Do you have a library voice?

I’m a book worm. When I was a kid being a book worm was not cool and I’m pretty sure that being a book worm today in grade school is still not the hip thing to be. But I love books and a library to me is hallowed ground. It is a sanctuary from the chaos of the world. I’ve always believed that being in a library with my nose in a good book is just as good as going on a vacation without having to pack, buy a plane ticket, rent a car or book a hotel. You have an entire world at your fingertips waiting for you to browse and enjoy.

When I go to the library there is an expectation that when you walk into the doors you are going to whisper; keep your conversations to a minimum and try your best not to distract others. It’s a cardinal sin in libraries to run around like you’re in a super market but for some reason I get very annoyed when people talk like they are discussing their latest recipes in the middle of the mall food court. I love libraries because most of the time it is quiet and most of the time people speak in hushed tones.

I loathe noise. My family is well aware of my inability to cope with noise. I think I’ve gotten better through the years but I still struggle with people who tend to speak in what I consider to be ear-shattering tones. Growing up, it was considered rude if you tried to speak over someone else. It was a sign that you do not respect another person’s input or value their opinion on topic of discussion. Listening was every bit as important if not more important than forcefully speaking one’s mind. We are just weird that way and I know its not the case for everyone, but it worked for us.

In my extended family when people speak loudly we will say things like, “Are you deaf?” or “whose attention are you trying to attract?” Sometimes we will say, “Don’t talk like you’re out in the middle of the bush,” which people in Samoa will often do to keep track of one another when they are working on opposite ends of a large plot of land. But in every day conversations, we rarely raise our voices, unless of course our parents or elders are scolding us for some indiscretion.

When I’m at a park, out shopping, running an errand or standing in a public place, I DO NOT want to hear your conversation! In my opinion, if I can hear what you’re saying, you have unintentionally invited me into your war council. You may not want my opinion on why you shouldn’t dress your ten-year-old daughter in revealing clothing or why your 14-year-old son is still wetting the bed or sucking his thumb, but lady when you are speaking loud enough to make Tony Robbins stop and listen than everyone in the store is now a member of your prayer circle.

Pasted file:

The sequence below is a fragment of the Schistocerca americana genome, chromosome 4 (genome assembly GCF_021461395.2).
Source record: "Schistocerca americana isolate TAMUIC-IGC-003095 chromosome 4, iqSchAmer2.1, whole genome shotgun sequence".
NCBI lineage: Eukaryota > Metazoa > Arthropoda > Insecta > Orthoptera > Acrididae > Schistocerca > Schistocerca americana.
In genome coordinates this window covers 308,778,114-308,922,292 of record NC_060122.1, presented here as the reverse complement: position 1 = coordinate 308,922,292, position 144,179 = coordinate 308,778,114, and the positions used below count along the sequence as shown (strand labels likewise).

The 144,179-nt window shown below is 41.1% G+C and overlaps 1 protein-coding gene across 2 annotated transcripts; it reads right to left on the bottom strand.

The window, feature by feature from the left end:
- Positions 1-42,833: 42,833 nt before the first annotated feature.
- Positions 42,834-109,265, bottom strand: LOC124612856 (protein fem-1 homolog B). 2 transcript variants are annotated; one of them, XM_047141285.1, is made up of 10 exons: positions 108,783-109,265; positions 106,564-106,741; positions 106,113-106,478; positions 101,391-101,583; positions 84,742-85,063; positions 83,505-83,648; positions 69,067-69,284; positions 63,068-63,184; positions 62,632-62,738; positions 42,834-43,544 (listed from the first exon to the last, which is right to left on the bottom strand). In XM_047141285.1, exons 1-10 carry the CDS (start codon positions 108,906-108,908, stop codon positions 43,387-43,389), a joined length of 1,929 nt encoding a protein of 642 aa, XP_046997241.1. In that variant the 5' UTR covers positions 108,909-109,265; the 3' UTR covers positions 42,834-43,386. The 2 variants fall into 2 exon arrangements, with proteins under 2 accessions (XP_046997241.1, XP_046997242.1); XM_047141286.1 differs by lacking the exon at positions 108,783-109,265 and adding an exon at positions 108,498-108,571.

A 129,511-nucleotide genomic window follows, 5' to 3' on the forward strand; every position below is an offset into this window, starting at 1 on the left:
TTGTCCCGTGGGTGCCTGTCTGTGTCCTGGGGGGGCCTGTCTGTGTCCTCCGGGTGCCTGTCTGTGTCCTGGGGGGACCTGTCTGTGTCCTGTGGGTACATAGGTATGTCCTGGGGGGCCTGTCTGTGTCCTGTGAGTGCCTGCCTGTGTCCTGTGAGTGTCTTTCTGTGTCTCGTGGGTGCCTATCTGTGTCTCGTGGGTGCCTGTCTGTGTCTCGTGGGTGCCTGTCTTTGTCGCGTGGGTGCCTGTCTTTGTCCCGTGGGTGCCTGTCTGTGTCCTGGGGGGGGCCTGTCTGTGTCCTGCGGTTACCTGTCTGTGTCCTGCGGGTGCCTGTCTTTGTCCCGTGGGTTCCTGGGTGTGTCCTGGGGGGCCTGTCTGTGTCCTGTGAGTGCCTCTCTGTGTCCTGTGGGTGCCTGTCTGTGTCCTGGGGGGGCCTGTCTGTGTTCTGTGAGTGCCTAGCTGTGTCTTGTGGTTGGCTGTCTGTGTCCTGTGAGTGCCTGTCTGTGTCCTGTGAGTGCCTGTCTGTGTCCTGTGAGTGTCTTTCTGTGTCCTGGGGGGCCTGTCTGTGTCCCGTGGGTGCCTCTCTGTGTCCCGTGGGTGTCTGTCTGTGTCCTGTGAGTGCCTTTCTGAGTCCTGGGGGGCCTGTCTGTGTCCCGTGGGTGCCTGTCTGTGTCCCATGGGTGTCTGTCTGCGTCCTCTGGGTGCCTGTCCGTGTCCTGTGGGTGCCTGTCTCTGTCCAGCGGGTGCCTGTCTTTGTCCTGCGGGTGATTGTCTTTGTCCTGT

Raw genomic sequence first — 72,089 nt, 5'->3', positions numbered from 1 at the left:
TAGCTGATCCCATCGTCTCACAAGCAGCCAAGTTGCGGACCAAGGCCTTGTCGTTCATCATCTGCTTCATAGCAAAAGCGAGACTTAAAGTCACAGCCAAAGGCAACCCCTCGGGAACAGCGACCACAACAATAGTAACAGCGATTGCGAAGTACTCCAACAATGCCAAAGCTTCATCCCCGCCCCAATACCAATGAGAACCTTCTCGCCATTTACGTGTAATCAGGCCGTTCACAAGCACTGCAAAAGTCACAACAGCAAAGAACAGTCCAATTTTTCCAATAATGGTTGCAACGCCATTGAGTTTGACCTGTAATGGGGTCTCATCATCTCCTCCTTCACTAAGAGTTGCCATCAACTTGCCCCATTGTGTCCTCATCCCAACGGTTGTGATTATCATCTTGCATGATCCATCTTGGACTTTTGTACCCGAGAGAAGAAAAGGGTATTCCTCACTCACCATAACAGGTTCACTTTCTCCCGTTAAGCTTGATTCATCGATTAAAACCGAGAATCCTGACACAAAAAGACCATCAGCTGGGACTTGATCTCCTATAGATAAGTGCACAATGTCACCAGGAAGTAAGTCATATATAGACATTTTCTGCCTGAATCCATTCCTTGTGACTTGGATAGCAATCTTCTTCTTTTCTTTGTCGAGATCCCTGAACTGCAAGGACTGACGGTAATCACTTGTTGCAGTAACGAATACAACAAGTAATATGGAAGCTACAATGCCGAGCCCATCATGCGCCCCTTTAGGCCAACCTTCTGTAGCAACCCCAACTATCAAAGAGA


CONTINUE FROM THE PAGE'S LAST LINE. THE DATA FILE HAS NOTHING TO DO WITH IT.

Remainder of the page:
I have Attention Deficit Disorder (not the hyperactive type) so it’s very hard for me to focus, especially if you are talking too loud. So when we are sitting in a room and it sounds (to me) like you have taken up residency inside my brain, you’re talking too loud. If you are at the front of a bus and I can hear you talking before I even get on the bus, you’re talking too loud. If we are sitting face to face and my eyebrows are vibrating whenever you say something, you’re talking too loud.

I like people with powerful voices. My friend Hema has a loud, commanding voice and when he speaks, it is with respect and authority. But in normal conversation, Hema does not speak in the same booming voice because like most people, he understands when and when not to use that voice. Other people (names withheld to protect the annoying), just don’t get it. They have only one volume and usually it is cranked up and amplified so that animals become skittish when they are around and humans lose a bit of their hearing when they are in their presence.

I’ve always spoken in a very soft voice. People have to ask me to repeat myself sometimes because they can’t hear me. I admit that can be annoying too. But it’s the way that I was raised. My parents both had very soft voices too but we could communicate just fine because we listened and we never interrupted each other. Because of my parents’ example I rarely shout (unless I’m cheering at a game or yelling at someone on the road at which point you would beg me to shut my mouth). I respect that you were raised differently and you like to shout rather than talk. I’m trying to overcome this lack of compassion for people who speak too loud, I really am. I just don’t understand why we can’t speak in our library voices.

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8 Responses to Do you have a library voice?

  1. Hema says:

    GOOD JOB…I am saying that loud and respectfully. hehehe

  2. LyfesLyfe says:

    Your description of Hema is COMPLETELY my dad. He was in the military for 20 years and always used his booming voice with his unit, but with me he was always gentle… except when he was my coach -__- (lol).

    Great post Seti!

  3. Anonymous says:

    My brother in law and his kids have no concept of a inside voice. So annoying at times. I’m always telling the kids to tone it down. No need to shout. Lol it jus obnoxious. That’s jus my opinion though.

  4. Lloyd says:

    I always told my kids, “Louder isn’t stronger.” Sometimes they listened, but with four boys all competing for attention… well. No wondered I need hearing aids now. 😉

    • Seti Matua says:

      These days kids don’t know the difference between when they should shout and when they should whisper. I don’t know Lloyd, I think we’re outnumbered on this one.

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